Election Deniers Make Up One-Third of Congress, One Year Out from Congressional Certification of 2024
States United Action Adds Congressional Tracking to ElectionDeniers.org; Releases Data on Voters’ Support for Election Deniers
Published January 5, 2024
Washington, D.C. — One year ahead of congressional certification of the 2024 presidential election, States United Action today launched a new tracker on ElectionDeniers.org that finds Election Deniers make up almost one-third of Congress. With the vast majority of Congress up for re-election this year, the group will also add congressional candidate tracking ahead of the November general election.
“For many voters, the most important office on their ballot this year isn’t president—it’s Congress. That’s because when it comes to choosing the people who will certify the election, every single state is in play,” said Joanna Lydgate, CEO of States United Action. “We’ve already seen what it looks like when members of Congress try to overturn the results, and the election denial movement continues to run rampant through the halls of the Capitol. Voters across the country have to decide this year whether they trust Election Deniers with their votes.”
States United also released new polling data on Election Deniers in Congress, including voters’ support for re-electing members who refused to certify the 2020 election.
- There are 171 Election Deniers in Congress, making up almost one-third of the body.
- This includes 127 members of Congress still in office who previously refused to vote to certify 2020 election results.
- Election Denier members of Congress represent voters in 36 states—almost three-quarters of the country.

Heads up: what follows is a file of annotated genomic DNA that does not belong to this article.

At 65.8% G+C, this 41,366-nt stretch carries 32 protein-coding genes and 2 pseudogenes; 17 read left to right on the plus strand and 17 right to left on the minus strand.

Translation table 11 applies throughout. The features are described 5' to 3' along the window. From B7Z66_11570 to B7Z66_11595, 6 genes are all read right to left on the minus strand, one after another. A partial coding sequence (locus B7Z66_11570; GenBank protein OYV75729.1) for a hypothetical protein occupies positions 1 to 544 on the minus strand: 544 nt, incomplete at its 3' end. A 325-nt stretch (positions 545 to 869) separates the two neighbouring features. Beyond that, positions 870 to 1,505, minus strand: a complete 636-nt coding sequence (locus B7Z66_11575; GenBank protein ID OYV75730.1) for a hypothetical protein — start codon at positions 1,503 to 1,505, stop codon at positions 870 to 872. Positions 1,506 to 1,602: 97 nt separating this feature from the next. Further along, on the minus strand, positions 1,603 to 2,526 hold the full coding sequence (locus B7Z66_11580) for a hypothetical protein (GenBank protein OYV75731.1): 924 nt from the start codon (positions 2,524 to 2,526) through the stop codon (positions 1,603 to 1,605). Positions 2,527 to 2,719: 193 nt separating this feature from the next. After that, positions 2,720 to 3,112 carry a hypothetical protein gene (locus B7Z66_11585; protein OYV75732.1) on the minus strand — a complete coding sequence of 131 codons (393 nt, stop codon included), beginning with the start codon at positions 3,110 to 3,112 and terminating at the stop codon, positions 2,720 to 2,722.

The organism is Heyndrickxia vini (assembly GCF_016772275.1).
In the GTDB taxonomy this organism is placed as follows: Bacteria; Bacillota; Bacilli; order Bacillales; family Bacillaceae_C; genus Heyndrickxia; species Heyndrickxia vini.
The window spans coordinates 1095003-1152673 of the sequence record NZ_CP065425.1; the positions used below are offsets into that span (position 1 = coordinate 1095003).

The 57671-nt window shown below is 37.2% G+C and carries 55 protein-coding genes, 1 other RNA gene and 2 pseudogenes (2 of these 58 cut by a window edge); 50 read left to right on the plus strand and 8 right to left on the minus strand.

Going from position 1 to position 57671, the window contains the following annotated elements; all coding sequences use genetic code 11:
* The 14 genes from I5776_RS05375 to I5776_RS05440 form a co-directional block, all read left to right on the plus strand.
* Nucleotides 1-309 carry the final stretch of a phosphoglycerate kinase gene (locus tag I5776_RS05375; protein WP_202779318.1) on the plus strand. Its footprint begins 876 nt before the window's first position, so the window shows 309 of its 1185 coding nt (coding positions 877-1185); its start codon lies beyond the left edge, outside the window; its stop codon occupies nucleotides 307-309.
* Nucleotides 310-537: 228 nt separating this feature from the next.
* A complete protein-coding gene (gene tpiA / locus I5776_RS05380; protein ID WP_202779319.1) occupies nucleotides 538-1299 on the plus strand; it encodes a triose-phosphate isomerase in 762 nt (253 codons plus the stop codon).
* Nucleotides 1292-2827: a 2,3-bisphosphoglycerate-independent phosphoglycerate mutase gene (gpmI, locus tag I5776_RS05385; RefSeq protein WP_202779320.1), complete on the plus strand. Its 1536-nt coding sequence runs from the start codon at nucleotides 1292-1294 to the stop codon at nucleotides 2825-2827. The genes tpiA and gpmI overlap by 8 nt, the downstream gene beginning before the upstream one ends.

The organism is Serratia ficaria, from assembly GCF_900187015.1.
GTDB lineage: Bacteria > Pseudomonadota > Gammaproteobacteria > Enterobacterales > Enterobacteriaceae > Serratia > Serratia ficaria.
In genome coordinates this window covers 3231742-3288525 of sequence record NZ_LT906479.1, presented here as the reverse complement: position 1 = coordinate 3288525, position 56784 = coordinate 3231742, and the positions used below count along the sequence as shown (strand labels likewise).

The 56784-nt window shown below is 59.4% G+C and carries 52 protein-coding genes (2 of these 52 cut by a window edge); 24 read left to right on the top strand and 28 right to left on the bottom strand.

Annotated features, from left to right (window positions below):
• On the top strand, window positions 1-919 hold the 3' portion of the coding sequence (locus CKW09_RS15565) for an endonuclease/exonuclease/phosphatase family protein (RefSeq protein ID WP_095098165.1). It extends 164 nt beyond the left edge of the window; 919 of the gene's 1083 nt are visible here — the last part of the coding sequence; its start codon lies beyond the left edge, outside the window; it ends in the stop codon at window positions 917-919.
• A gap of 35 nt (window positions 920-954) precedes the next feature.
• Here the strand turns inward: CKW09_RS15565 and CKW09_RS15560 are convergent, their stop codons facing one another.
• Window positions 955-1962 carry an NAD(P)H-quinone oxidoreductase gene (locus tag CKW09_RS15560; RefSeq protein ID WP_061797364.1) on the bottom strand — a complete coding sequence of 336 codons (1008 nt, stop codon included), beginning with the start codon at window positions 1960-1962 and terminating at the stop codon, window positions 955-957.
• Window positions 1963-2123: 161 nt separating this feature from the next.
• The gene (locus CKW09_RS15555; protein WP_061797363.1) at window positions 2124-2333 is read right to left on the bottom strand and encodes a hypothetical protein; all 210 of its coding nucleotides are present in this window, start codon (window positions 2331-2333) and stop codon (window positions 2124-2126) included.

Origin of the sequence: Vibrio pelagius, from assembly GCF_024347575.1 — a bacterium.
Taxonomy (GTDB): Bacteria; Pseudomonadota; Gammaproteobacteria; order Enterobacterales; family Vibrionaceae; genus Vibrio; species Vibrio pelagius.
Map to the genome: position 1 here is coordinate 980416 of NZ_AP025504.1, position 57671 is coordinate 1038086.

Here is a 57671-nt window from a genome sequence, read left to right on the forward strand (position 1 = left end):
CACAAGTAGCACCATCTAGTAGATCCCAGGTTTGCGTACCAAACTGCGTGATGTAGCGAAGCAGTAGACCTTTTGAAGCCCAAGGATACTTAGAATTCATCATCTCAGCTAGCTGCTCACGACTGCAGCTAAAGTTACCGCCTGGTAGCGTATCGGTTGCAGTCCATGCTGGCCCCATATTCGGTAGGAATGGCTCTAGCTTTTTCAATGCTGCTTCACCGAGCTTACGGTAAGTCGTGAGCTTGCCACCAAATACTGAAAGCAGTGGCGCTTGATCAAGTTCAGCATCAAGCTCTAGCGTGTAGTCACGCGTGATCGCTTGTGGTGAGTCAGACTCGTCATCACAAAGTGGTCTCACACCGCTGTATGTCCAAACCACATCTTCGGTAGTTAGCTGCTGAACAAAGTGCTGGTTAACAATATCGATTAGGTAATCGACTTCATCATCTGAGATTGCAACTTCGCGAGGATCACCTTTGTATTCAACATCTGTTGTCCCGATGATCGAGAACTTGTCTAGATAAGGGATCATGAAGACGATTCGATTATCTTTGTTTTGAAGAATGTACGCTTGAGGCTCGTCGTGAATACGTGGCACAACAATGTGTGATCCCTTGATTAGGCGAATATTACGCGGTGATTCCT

- When no presidential candidate gets a majority of electoral votes, the House of Representatives chooses the president. Each state delegation gets one vote.
- 25 Election Deniers in 19 states currently hold a statewide office with election oversight.
- A plurality of Americans (42%) said they would be less likely to re-elect a member of Congress who refused to certify the 2020 election results—nearly two times higher than the share who would be more likely. And Independents are 2.5 times more likely to say they won’t support a member of Congress who refused to certify 2020.
- While voters know that state and local officials run elections, 60% believe that Congress plays a significant role in election administration too.
“The data makes it clear: If members of Congress won’t do their jobs and follow the will of the people, voters don’t want to re-elect them. And that makes sense. If your member of Congress won’t respect your vote, how do you know they’ll respect your concerns as a constituent?” said Thania Sanchez, Senior Vice President of Research and Policy Development at States United Action. “When Americans understand the stakes, they choose democracy. We’re creating this road map so voters know whether they can trust their member of Congress with their vote.”
ElectionDeniers.org offers a full picture of the Election Denier movement in Congress and beyond, including where Election Deniers have power over elections; candidates who are running for president and the statewide offices with election oversight power; state legislative proposals to change how elections are run; presidential campaign fundraising data; and historical voter turnout data.
States United Action started tracking the Election Denier movement in 2022 through our Replacing the Refs tool, shining a spotlight on the Election Deniers running for statewide offices that run, oversee, and protect our elections: governor, attorney general, and secretary of state. This work continued in 2023 and has expanded into ElectionDeniers.org.
About States United Action
States United Action is a nonpartisan section 501(c)(4) nonprofit organization with a mission to protect our elections and our democracy. States United Action advocates for policies that protect election integrity, hold democracy violators accountable, and prevent political violence that threatens to undermine the will of the American people, and amplifies the voices of state leaders and law enforcement leaders who share these values.